When you've traveled to islands all over the world, the one where you settle down has to be special.

By William G. Scheller
February 28, 2006

Joanne and Dewey Schurman
Whidbey Island, Washington

Dewey Schurman, a freelance writer andeditor, saw plenty of options when he worked for the travelmagazine Islands. But he and his wife, Joanne, found their match inWhidbey Island, Washington. They built their home on Whidbey fouryears ago, after moving from the Santa Barbara area in California."It's hard to find a spot on the coast like this, where big forestsgo right down to the water," says Dewey.

He sees 45-mile-long Whidbey as "almost like two islands. Thenorthern end has the bulk of the population, and it's connected bya bridge to the mainland. Where we live, it's a lot more rural. Wecan only see one other house, and we take the ferry." The locals,he adds, "joke that it takes a day to recover from the traffic on atrip to the other side." Of course, having a city such as Seattlejust an hour away has its advantages, Starbucks coffee and Seahawksfootball among them.

The Schurmans, whose children are grown, cleared part of an8-acre parcel to build what Dewey describes as "a good Northwesthouse." The cedar-clad, single-story home displays Asian andPacific Northwest influences, and has lots of windows thatcapitalize on the southern exposure and westerly views of water andmountains. "One of the things I love here is the play of light,even in winter," says Joanne. "It's especially beautiful when thesun breaks through the clouds and you can see the snow on theOlympic Mountains."

The sea provides more than just lovely scenery. Joannefrequently paddles its waters in the afternoon. "It's a place whereyou can leave a kayak on the beach, and it will still be there whenyou come back," she says. She and Dewey often spot eagles and loonsduring walks along the shore.

Selecting an island home might seem like a straightforwarddecision, but the Schurmans recommend a systematic approach toanyone contemplating a leap from the mainland. "An island is asmaller world all to itself," says Dewey. "You should spend a lotof time on any island you're considering before you make the move.That means going there in all seasons, especially in a place likethe Pacific Northwest. Things like light and wind conditions changefrom season to season, and microclimates can vary from one locationto another, even on small islands."

Also consider transportation. The Schurmans' ferry connectionsare conveniently frequent―but, Dewey points out, "there areislands up here where you can wait six or eight hours for the nextboat."

Dewey and Joanne enjoy their solitude but appreciate Whidbey'sneighborly spirit. "Before we built here, we made a point ofmeeting every one of our neighbors within walking distance," Deweyrecalls. "Because people on islands tend to be a little bitdifferent, it's important to get to know your prospectiveneighbors. We liked them all." Fellow islanders helped theSchurmans clear their land and cut firewood, and welcomed them withbaskets of oysters and mussels.

Dewey and Joanne have planted vegetable gardens, plus a sizablefruit orchard. The semi-dwarf apple, apricot, peach, and plum treeshelp define what Dewey likes to think of as "a saltwater farm."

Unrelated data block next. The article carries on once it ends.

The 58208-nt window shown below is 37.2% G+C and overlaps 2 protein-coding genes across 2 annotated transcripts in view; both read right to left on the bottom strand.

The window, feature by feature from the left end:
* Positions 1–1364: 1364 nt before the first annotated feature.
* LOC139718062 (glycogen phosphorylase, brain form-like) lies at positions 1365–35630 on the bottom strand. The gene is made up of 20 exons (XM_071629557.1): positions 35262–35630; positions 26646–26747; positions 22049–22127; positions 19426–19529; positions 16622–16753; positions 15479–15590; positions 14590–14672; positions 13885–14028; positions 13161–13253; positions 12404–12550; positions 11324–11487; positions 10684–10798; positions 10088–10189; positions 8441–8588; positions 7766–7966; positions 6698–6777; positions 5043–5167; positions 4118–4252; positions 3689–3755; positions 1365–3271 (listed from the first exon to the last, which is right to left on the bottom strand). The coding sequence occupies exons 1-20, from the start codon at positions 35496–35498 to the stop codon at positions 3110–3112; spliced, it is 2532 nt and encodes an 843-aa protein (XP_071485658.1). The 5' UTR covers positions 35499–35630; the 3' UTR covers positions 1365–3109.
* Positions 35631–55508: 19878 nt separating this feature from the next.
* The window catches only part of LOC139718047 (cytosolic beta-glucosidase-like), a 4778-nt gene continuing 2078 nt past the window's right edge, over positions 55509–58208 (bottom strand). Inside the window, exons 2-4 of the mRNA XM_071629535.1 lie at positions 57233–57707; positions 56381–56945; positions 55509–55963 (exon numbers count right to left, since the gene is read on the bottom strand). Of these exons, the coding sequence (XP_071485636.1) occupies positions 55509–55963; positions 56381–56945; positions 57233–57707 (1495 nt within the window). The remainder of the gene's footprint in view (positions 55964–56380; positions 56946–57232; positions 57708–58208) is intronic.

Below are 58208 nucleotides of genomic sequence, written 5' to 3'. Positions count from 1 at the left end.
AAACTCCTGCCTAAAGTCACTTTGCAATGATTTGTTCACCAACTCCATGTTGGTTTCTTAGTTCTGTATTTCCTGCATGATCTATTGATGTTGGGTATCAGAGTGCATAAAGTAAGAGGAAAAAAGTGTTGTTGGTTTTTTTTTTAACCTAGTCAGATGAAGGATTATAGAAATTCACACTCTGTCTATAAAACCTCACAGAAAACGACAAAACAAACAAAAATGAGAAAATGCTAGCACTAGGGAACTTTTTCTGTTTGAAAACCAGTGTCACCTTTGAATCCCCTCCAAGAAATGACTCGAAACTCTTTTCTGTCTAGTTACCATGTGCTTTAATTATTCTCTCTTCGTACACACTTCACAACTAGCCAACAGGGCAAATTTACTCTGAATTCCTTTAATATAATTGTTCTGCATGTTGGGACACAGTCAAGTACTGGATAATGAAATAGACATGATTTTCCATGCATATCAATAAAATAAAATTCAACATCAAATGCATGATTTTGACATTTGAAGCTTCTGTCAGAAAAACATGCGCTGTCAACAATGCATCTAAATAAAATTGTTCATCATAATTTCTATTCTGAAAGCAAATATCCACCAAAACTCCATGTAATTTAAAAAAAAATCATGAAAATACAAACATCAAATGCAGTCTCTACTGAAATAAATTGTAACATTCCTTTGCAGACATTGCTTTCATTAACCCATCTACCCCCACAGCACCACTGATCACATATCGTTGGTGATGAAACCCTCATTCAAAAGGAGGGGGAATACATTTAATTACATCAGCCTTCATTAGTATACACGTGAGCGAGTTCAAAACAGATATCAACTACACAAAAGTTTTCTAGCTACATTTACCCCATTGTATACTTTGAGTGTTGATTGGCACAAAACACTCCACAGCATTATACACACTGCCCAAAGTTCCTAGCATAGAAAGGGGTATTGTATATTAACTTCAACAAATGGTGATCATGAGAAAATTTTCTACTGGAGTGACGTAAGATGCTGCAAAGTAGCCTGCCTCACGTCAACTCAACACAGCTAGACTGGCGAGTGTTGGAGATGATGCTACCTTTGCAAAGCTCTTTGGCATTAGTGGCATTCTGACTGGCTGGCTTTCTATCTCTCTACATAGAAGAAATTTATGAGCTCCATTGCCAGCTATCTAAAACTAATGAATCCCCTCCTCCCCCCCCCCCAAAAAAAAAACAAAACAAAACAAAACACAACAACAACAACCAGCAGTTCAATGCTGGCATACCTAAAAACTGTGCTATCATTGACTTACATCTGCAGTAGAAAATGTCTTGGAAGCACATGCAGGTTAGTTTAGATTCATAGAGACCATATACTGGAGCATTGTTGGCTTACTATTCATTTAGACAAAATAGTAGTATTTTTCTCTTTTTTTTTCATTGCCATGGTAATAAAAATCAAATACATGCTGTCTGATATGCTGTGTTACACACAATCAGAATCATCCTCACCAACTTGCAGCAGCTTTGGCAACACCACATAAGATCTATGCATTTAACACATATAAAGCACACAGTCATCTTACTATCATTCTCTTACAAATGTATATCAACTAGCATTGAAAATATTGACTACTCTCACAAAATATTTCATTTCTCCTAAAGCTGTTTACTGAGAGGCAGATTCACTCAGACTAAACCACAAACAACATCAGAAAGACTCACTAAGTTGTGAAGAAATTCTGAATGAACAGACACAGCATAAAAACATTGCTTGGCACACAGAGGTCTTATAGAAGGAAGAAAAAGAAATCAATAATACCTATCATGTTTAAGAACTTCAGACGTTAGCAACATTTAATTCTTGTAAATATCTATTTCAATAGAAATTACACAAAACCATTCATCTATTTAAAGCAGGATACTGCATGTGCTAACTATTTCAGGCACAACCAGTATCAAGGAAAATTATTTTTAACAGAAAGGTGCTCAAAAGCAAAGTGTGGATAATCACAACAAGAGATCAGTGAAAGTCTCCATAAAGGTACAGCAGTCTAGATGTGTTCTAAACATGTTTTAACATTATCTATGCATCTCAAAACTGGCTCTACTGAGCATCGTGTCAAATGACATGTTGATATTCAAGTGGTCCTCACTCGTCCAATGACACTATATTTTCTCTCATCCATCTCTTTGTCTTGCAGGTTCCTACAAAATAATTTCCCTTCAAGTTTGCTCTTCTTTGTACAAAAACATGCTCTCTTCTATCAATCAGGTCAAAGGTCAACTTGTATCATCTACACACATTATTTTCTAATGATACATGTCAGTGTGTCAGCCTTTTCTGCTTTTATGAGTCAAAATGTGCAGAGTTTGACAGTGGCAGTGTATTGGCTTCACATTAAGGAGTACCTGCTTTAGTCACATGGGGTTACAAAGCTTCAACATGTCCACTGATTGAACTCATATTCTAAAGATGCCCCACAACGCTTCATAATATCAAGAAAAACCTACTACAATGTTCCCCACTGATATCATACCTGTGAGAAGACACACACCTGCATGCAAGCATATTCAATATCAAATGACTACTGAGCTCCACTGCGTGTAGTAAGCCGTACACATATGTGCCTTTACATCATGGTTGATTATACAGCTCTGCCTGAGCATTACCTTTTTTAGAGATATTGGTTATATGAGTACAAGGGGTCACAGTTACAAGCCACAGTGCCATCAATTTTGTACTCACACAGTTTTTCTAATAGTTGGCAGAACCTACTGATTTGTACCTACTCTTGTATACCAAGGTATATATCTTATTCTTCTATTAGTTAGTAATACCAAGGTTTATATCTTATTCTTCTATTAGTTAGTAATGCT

"That's a Maine term, and I always envied that life. But Ididn't want four months of snow," he explains. "Here, of course,you have to like rain, but the storms blow over fast. Often we'llhave rain at night, then a cloudy morning followed by a sunnyafternoon. It's not a true rain forest. But the brush grows likethe jungles of Borneo."

Despite the weather, things always run on "island time." "Youtend to think of that as a tropical concept," says Dewey, "but it'sjust as true up here. Everything is a little slower. It's just adifferent way of life."

Island Options

Washington state's San Juan Islands are strewn among the waters where thestraits of Georgia and Juan de Fuca meet, north of Puget Sound.Some 40 of the forested, often mist-shrouded islands are inhabited,but ferries out of Anacortes serve only four: Lopez, Orcas, SanJuan, and Shaw.

Among New England islands, many of the most famous lie just offthe coast of Maine. Some of the most practical for year-roundliving are within Casco Bay, where the lights of Portland glow justto the west. There are supposedly 365 of these Calendar Islands. The big ones―Peaks, Chebeague,Cliff, and Little and Great Diamond―connect to Portland byferry, although Peaks has the best service. If you work late in thecity, or stick around for dinner or a show, you may need to book ahotel room. Boats stop running early, especially in theoff-season.

New Jerseyans love going "down the shore." The lucky ones livethere all year. Long Beach Island, a sandy barrier that divides Barnegat Bayfrom the Atlantic, has some of the Garden State's best beaches.Communities on both the bay and ocean sides (they're seldom morethan a half-mile apart) stay quiet in the off-season and get livelyin summer, but without the honky-tonk of Seaside Heights or theglitz of Atlantic City. A plus: A causeway connects to themainland, putting New York City and Philadelphia within two hours'reach.

The Florida Keys trail like a string of pearls along theOverseas Highway, the southern terminus of U.S. 1. Key Largofeatures more development than when Humphrey Bogart and Edward G.Robinson mixed it up in the 1948 movie Key Largo. Farther south, Islamorada is a sportfishingmecca, while Marathon and Big Pine keys offer the most extensivehousing stock. At the end of the line, Key West brandishes avariety of charms.